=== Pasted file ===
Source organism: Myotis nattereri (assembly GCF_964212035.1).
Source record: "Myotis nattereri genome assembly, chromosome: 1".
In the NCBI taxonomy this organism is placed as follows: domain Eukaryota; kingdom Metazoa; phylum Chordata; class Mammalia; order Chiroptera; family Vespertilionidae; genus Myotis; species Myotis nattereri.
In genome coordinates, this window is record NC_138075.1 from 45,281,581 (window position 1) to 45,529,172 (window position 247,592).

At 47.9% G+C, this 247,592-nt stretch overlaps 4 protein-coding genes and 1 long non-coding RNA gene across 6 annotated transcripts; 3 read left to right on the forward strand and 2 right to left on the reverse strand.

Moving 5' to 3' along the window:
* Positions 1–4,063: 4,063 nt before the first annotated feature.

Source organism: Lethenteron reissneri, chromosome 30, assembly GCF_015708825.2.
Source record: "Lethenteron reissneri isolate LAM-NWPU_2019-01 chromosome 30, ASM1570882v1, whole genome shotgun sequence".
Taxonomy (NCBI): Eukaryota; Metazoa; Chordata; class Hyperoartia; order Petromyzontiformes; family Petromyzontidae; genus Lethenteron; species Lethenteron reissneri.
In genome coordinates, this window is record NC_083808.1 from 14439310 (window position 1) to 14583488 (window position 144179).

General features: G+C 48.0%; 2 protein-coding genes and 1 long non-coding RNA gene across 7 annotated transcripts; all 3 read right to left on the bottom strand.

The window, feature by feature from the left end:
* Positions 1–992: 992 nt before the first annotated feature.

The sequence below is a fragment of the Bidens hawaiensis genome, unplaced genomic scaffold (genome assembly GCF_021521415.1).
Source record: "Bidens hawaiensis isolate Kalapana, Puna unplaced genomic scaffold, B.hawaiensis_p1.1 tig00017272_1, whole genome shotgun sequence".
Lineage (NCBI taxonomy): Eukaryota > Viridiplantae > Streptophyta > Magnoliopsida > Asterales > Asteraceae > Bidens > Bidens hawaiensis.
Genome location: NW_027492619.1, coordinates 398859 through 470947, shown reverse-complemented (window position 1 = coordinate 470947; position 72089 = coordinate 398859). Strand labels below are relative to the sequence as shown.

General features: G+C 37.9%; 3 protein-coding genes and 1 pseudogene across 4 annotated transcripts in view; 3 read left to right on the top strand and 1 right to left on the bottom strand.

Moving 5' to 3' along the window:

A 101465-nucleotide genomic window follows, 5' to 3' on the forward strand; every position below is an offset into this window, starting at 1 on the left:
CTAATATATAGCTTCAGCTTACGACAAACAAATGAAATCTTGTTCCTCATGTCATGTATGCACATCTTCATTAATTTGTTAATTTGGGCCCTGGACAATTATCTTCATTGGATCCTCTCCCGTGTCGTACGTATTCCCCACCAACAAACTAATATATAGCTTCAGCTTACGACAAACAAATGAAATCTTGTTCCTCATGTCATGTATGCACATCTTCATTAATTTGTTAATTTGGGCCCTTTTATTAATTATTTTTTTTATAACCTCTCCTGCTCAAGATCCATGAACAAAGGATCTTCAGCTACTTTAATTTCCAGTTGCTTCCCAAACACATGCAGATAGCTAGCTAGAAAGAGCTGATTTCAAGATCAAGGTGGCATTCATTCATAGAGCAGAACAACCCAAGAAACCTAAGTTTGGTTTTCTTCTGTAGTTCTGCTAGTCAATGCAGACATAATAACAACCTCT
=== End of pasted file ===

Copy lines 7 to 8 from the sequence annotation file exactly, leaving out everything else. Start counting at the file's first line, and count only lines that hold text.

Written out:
* Positions 1–4,063: 4,063 nt before the first annotated feature.

Source organism: Lethenteron reissneri, chromosome 30, assembly GCF_015708825.2.